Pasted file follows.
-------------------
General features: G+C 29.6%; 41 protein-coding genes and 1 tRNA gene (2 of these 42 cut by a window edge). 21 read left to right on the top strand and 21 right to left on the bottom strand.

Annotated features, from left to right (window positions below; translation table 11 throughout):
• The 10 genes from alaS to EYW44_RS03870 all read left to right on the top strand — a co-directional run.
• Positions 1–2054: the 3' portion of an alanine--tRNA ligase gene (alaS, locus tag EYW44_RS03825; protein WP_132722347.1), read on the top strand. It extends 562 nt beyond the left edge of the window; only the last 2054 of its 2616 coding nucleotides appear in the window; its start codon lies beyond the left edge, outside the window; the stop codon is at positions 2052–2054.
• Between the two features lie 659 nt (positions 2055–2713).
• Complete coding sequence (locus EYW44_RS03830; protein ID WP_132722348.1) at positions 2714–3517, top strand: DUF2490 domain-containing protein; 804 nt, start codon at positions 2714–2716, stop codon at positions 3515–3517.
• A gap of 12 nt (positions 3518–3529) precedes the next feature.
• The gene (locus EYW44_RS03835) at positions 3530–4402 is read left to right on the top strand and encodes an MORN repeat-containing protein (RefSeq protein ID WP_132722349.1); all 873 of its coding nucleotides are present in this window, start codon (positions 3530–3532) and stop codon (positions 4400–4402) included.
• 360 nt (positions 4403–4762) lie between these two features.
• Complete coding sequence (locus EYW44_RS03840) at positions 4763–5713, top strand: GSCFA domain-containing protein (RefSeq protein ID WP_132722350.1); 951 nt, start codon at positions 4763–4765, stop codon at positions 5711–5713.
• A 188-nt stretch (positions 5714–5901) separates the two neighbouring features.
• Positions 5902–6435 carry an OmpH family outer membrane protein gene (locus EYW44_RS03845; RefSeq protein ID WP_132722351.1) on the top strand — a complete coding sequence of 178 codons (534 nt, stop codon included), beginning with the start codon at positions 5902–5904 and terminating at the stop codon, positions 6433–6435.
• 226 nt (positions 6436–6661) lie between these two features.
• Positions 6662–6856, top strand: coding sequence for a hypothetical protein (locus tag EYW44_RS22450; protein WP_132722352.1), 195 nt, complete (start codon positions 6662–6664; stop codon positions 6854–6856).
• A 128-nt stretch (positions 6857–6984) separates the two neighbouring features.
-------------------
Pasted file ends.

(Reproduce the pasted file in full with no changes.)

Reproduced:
General features: G+C 29.6%; 41 protein-coding genes and 1 tRNA gene (2 of these 42 cut by a window edge). 21 read left to right on the top strand and 21 right to left on the bottom strand.

Annotated features, from left to right (window positions below; translation table 11 throughout):
• The 10 genes from alaS to EYW44_RS03870 all read left to right on the top strand — a co-directional run.
• Positions 1–2054: the 3' portion of an alanine--tRNA ligase gene (alaS, locus tag EYW44_RS03825; protein WP_132722347.1), read on the top strand. It extends 562 nt beyond the left edge of the window; only the last 2054 of its 2616 coding nucleotides appear in the window; its start codon lies beyond the left edge, outside the window; the stop codon is at positions 2052–2054.
• Between the two features lie 659 nt (positions 2055–2713).
• Complete coding sequence (locus EYW44_RS03830; protein ID WP_132722348.1) at positions 2714–3517, top strand: DUF2490 domain-containing protein; 804 nt, start codon at positions 2714–2716, stop codon at positions 3515–3517.
• A gap of 12 nt (positions 3518–3529) precedes the next feature.
• The gene (locus EYW44_RS03835) at positions 3530–4402 is read left to right on the top strand and encodes an MORN repeat-containing protein (RefSeq protein ID WP_132722349.1); all 873 of its coding nucleotides are present in this window, start codon (positions 3530–3532) and stop codon (positions 4400–4402) included.
• 360 nt (positions 4403–4762) lie between these two features.
• Complete coding sequence (locus EYW44_RS03840) at positions 4763–5713, top strand: GSCFA domain-containing protein (RefSeq protein ID WP_132722350.1); 951 nt, start codon at positions 4763–4765, stop codon at positions 5711–5713.
• A 188-nt stretch (positions 5714–5901) separates the two neighbouring features.
• Positions 5902–6435 carry an OmpH family outer membrane protein gene (locus EYW44_RS03845; RefSeq protein ID WP_132722351.1) on the top strand — a complete coding sequence of 178 codons (534 nt, stop codon included), beginning with the start codon at positions 5902–5904 and terminating at the stop codon, positions 6433–6435.
• 226 nt (positions 6436–6661) lie between these two features.
• Positions 6662–6856, top strand: coding sequence for a hypothetical protein (locus tag EYW44_RS22450; protein WP_132722352.1), 195 nt, complete (start codon positions 6662–6664; stop codon positions 6854–6856).
• A 128-nt stretch (positions 6857–6984) separates the two neighbouring features.